There is always something to be taught and learned by taking your class for a walk, whether it be indoors or outdoors. Your science teaching could be supported by taking your class for a walk as students can be more alert and less stressed, while the teacher has eliminated the walls of the classroom and opened the lesson up to new ideas and connections to the real-world and everyday life.
For example, going for a class walk outdoors could address overall expectations in the Grade 7 Science and Technology curriculum, including:
- Interactions in the Environment (Understanding Life Systems strand)
- Overall Expectation 3: “demonstrate an understanding of interactions between and among biotic and abiotic elements in the environment.”
- e.g. What evidence can you see of foot and bicycle traffic influencing the capacity for plant life near the edge of the sidewalk?
- Form and Function (Understanding Structures and Mechanisms strand)
- Overall Expectation 3: “demonstrate an understanding of the relationship between structural forms and the forces that act on and within them.”(Ontario Ministry of Education, 2007).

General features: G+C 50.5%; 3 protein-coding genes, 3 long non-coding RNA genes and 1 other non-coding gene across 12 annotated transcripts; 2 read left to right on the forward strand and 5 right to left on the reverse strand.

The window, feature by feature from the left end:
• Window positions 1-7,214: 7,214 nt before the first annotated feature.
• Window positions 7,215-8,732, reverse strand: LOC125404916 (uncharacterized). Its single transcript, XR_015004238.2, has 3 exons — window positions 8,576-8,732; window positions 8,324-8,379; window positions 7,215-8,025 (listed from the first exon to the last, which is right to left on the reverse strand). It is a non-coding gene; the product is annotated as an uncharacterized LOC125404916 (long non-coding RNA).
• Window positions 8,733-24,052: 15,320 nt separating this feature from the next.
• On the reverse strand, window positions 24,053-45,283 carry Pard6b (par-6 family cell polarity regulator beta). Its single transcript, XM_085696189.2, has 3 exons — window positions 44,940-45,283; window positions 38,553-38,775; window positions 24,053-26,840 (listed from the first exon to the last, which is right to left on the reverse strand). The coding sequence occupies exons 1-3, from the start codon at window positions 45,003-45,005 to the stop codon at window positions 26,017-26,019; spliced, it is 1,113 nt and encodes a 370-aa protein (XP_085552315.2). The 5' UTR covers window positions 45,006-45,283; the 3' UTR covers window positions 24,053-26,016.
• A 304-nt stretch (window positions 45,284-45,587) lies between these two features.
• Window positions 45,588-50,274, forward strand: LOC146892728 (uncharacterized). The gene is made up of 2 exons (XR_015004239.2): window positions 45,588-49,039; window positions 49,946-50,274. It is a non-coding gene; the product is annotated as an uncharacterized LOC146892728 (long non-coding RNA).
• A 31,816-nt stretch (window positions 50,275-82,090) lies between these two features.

- e.g. Can you find 3 examples each of solid, frame, and shell structures during our walk? How do you think symmetry played a role in the design and stability of these structures?
To ensure that students are engaged and interested in the science aspects of the walk, it would be important to first establish a basic understanding of the key vocabulary and concepts required to answer inquiry questions such as the examples given above. In addition, you might consider having students work in pairs for half the walk, then share their answers with another pair during a small-group discussion halfway through the walk (“Think-Pair-Share”). This would enable students to build off of each others observations and look for clues that they may have missed to develop more complete answers. Another approach would be to allow the students to collaboratively develop the questions they want to investigate before heading out for the walk, which ensures that the walk will serve as a student-driven inquiry activity.
Ontario Ministry of Education. (2007). The Ontario Curriculum, Grades 1-8- Science and Technology.